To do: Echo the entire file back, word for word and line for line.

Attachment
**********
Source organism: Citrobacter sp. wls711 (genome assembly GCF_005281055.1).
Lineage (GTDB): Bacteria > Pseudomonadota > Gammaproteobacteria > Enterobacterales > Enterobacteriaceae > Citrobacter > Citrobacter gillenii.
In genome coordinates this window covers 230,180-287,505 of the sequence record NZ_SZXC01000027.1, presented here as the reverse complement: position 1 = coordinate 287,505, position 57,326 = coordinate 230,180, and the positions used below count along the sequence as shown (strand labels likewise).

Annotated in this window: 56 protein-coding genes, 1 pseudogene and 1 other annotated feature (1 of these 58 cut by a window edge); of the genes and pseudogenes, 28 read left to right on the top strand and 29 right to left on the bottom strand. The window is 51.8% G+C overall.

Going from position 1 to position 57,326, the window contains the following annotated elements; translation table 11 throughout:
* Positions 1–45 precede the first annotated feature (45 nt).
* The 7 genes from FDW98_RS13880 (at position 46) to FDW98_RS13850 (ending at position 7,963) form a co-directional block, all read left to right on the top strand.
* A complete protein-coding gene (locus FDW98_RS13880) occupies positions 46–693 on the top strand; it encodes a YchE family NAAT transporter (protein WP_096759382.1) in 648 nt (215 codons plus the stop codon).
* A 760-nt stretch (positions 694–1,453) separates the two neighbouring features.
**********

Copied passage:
Source organism: Citrobacter sp. wls711 (genome assembly GCF_005281055.1).
Lineage (GTDB): Bacteria > Pseudomonadota > Gammaproteobacteria > Enterobacterales > Enterobacteriaceae > Citrobacter > Citrobacter gillenii.
In genome coordinates this window covers 230,180-287,505 of the sequence record NZ_SZXC01000027.1, presented here as the reverse complement: position 1 = coordinate 287,505, position 57,326 = coordinate 230,180, and the positions used below count along the sequence as shown (strand labels likewise).

Annotated in this window: 56 protein-coding genes, 1 pseudogene and 1 other annotated feature (1 of these 58 cut by a window edge); of the genes and pseudogenes, 28 read left to right on the top strand and 29 right to left on the bottom strand. The window is 51.8% G+C overall.

Going from position 1 to position 57,326, the window contains the following annotated elements; translation table 11 throughout:
* Positions 1–45 precede the first annotated feature (45 nt).
* The 7 genes from FDW98_RS13880 (at position 46) to FDW98_RS13850 (ending at position 7,963) form a co-directional block, all read left to right on the top strand.
* A complete protein-coding gene (locus FDW98_RS13880) occupies positions 46–693 on the top strand; it encodes a YchE family NAAT transporter (protein WP_096759382.1) in 648 nt (215 codons plus the stop codon).
* A 760-nt stretch (positions 694–1,453) separates the two neighbouring features.